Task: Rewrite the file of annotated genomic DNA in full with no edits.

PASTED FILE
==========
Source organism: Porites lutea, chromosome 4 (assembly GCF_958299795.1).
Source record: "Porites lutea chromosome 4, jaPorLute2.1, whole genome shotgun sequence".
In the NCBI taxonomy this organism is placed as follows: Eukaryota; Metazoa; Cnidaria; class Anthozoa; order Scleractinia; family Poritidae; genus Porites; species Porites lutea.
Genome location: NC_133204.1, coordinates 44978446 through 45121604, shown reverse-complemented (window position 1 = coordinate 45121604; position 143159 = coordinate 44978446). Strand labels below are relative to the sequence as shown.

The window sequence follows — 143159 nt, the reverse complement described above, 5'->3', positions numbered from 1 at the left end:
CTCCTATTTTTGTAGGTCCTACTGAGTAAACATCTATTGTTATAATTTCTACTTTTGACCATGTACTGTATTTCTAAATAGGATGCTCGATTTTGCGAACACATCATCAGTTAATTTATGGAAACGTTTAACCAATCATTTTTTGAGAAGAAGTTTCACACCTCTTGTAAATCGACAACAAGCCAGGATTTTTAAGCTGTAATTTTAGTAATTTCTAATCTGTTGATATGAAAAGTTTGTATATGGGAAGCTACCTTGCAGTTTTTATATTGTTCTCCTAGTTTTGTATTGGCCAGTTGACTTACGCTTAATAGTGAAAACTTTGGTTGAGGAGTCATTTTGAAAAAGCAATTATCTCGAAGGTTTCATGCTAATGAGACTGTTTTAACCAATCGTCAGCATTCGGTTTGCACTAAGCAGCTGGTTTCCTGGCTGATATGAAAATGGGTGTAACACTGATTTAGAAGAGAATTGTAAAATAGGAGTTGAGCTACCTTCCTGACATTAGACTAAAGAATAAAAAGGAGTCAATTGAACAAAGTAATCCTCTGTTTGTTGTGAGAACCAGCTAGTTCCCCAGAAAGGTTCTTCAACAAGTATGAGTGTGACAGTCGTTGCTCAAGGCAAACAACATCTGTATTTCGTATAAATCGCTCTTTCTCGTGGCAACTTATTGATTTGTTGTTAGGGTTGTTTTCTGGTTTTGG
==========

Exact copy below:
Source organism: Porites lutea, chromosome 4 (assembly GCF_958299795.1).
Source record: "Porites lutea chromosome 4, jaPorLute2.1, whole genome shotgun sequence".
In the NCBI taxonomy this organism is placed as follows: Eukaryota; Metazoa; Cnidaria; class Anthozoa; order Scleractinia; family Poritidae; genus Porites; species Porites lutea.
Genome location: NC_133204.1, coordinates 44978446 through 45121604, shown reverse-complemented (window position 1 = coordinate 45121604; position 143159 = coordinate 44978446). Strand labels below are relative to the sequence as shown.

The window sequence follows — 143159 nt, the reverse complement described above, 5'->3', positions numbered from 1 at the left end:
CTCCTATTTTTGTAGGTCCTACTGAGTAAACATCTATTGTTATAATTTCTACTTTTGACCATGTACTGTATTTCTAAATAGGATGCTCGATTTTGCGAACACATCATCAGTTAATTTATGGAAACGTTTAACCAATCATTTTTTGAGAAGAAGTTTCACACCTCTTGTAAATCGACAACAAGCCAGGATTTTTAAGCTGTAATTTTAGTAATTTCTAATCTGTTGATATGAAAAGTTTGTATATGGGAAGCTACCTTGCAGTTTTTATATTGTTCTCCTAGTTTTGTATTGGCCAGTTGACTTACGCTTAATAGTGAAAACTTTGGTTGAGGAGTCATTTTGAAAAAGCAATTATCTCGAAGGTTTCATGCTAATGAGACTGTTTTAACCAATCGTCAGCATTCGGTTTGCACTAAGCAGCTGGTTTCCTGGCTGATATGAAAATGGGTGTAACACTGATTTAGAAGAGAATTGTAAAATAGGAGTTGAGCTACCTTCCTGACATTAGACTAAAGAATAAAAAGGAGTCAATTGAACAAAGTAATCCTCTGTTTGTTGTGAGAACCAGCTAGTTCCCCAGAAAGGTTCTTCAACAAGTATGAGTGTGACAGTCGTTGCTCAAGGCAAACAACATCTGTATTTCGTATAAATCGCTCTTTCTCGTGGCAACTTATTGATTTGTTGTTAGGGTTGTTTTCTGGTTTTGG